Posts Tagged Themes
Great, and now that I’ve answered all your questions, let’s dive right into… wait, the Winter 2017 anime season started already? I guess we can skip the Season Preview and jump right into the First… oh, it’s over now? Wow, that’s uh… well, better late than never, right? Anyway, here are my reflections from the recently completed Winter 2017 anime season.
Every season has its defining features. Autumn, for example, is known for its bountiful harvests and leaves falling to the ground. Likewise, every anime season has its distinguishing characteristics thanks to the anime that air within its interval. Sometimes, anime seasons are bountiful, like an autumn harvest, and others are barren, like the trees after shedding their leaves. What type of season will Autumn 2016 bring us? Let’s take a peak and see what we have in store for the final season of 2016.
The fourth episode of Joker Game had an astonishing setting, both in terms of its historical context and for the presentation of its story. Yet, how was such a locale and situation even possible for a plot like this? This episode was set in Shanghai and between 1937 and 1941, during the height of the Second Sino-Japanese War when Japan was invading and controlling large regions of China. You may be wondering, with war between Japan and China raging across the nation, how was such a setting possible for Joker Game to utilize? How was a military police unit, Chinese revolutionaries, and America and British citizens able to coexist in such a place with such turmoil and conflict? This post on the fourth episode of Joker Game attempts to describe all the details and history of the Shanghai International Settlement and why it was such a remarkable setting for this episode’s narrative.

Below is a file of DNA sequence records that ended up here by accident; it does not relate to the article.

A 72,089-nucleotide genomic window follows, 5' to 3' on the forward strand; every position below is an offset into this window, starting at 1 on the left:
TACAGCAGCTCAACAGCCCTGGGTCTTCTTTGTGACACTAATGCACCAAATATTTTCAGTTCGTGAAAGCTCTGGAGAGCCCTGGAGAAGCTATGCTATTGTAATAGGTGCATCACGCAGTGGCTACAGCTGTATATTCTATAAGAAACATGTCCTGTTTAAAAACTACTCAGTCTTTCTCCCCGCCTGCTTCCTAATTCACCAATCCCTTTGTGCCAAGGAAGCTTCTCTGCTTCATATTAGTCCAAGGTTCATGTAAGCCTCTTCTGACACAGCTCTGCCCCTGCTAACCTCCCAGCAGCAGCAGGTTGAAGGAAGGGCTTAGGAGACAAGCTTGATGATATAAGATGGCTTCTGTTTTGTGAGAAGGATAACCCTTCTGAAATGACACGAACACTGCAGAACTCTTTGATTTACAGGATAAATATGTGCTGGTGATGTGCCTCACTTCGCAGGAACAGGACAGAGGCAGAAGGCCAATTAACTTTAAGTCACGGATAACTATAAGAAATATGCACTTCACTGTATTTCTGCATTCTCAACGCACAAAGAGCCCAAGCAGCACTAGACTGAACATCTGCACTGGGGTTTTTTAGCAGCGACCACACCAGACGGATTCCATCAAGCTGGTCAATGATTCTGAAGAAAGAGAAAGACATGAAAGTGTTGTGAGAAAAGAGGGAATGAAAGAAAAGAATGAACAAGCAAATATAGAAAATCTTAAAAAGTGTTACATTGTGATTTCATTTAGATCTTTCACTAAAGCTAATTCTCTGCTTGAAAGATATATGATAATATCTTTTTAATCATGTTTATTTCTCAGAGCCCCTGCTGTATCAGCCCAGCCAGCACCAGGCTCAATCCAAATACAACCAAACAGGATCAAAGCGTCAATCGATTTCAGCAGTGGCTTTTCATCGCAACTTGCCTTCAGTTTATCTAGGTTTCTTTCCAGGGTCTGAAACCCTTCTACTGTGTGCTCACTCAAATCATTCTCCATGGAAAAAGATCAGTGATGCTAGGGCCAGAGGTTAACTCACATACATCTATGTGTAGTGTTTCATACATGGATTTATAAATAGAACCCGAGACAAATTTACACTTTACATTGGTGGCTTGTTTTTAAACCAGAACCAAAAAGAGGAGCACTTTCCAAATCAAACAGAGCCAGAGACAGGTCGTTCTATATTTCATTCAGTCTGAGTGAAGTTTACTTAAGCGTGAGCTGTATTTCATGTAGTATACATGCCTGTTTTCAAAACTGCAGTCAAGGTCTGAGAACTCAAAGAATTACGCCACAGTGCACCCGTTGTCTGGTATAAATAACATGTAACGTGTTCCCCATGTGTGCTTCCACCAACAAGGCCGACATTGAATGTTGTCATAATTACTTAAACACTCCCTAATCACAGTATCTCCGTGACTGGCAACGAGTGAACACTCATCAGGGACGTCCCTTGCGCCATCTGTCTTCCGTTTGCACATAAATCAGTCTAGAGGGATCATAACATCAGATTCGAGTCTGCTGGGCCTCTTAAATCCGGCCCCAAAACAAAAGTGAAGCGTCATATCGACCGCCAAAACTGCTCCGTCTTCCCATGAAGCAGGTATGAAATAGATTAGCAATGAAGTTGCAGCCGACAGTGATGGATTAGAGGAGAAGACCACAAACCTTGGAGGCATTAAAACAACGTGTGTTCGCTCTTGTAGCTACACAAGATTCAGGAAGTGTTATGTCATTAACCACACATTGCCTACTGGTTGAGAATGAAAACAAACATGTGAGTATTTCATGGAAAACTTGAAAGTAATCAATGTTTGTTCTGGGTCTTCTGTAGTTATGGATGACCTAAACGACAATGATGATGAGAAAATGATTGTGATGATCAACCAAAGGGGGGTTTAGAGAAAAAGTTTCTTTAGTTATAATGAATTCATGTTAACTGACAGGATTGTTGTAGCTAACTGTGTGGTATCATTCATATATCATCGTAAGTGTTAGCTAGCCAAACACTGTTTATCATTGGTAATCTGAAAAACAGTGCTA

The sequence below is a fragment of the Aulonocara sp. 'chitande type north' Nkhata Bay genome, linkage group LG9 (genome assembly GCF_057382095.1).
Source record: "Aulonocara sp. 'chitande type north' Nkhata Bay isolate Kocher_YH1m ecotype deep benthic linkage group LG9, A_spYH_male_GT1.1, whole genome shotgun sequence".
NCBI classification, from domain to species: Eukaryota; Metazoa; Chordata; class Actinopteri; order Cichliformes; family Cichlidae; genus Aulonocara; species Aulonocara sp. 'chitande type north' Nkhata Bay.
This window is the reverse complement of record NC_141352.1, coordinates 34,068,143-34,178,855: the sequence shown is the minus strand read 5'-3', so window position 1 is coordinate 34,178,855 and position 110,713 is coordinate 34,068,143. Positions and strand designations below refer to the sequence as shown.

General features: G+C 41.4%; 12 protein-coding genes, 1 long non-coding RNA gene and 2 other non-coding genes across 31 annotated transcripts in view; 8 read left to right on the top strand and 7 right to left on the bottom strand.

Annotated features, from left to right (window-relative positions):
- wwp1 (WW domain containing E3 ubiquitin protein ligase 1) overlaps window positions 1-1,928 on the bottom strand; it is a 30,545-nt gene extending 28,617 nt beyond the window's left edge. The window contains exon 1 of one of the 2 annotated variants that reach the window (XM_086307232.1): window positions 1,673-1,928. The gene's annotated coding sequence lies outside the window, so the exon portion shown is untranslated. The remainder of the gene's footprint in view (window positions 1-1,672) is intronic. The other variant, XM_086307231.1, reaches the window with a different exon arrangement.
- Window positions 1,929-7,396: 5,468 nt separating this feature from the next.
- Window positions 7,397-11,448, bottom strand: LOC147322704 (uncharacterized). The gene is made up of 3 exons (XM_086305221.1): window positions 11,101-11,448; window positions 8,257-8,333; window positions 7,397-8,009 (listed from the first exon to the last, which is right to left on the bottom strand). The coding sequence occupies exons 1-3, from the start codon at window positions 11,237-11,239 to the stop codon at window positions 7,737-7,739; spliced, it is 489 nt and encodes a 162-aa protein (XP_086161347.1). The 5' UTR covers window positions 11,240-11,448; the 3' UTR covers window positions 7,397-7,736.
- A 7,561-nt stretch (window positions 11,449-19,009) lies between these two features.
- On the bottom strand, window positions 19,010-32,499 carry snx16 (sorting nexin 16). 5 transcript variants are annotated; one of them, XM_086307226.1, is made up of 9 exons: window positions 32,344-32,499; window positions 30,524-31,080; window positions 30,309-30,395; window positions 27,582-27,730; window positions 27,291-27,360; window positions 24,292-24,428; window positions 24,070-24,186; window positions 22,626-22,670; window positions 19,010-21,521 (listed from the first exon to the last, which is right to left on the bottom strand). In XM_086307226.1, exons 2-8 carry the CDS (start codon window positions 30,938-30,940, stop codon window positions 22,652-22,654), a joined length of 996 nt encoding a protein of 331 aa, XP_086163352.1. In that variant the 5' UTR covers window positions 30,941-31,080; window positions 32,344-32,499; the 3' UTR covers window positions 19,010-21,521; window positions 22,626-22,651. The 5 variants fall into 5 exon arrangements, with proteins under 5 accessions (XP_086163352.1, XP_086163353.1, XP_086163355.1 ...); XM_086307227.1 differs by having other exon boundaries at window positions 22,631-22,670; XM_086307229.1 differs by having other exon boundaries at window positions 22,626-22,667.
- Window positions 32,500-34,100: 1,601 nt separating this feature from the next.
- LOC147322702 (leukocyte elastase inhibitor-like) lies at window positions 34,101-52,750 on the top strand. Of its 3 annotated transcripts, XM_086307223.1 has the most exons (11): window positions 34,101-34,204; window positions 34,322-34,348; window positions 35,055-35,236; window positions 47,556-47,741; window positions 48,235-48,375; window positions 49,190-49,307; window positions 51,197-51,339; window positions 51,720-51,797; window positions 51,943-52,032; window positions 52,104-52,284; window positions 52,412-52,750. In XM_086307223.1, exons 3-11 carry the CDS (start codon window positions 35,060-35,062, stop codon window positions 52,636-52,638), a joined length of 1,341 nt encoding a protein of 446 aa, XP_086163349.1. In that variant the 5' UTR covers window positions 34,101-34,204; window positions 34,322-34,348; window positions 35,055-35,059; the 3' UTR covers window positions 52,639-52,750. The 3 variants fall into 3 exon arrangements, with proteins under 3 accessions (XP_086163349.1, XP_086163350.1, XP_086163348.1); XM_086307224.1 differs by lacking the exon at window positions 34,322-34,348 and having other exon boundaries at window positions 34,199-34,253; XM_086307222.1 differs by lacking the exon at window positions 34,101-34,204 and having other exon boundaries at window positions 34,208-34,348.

After three episodes, we understand that the Kizuna system is able to sense, quantify, transmit, and inflict pain in Kiznaiver. Pain is the instrument used to connect and unite these seven unfamiliar classmates; it is the foundation for which to improve awareness, understanding, and sympathy within this fragmented society. But what exactly is pain in Kiznaiver? Or rather, given the broad and general meaning of pain, what type of pain are the characters dealing with? Do the members involved in this experiment experience the same perception and reaction to pain? And just how does this definition and understanding of pain influence the characters and story of this anime? This post on the third episode of Kiznaiver attempts to better under the characterization and role of pain used in Kiznaiver.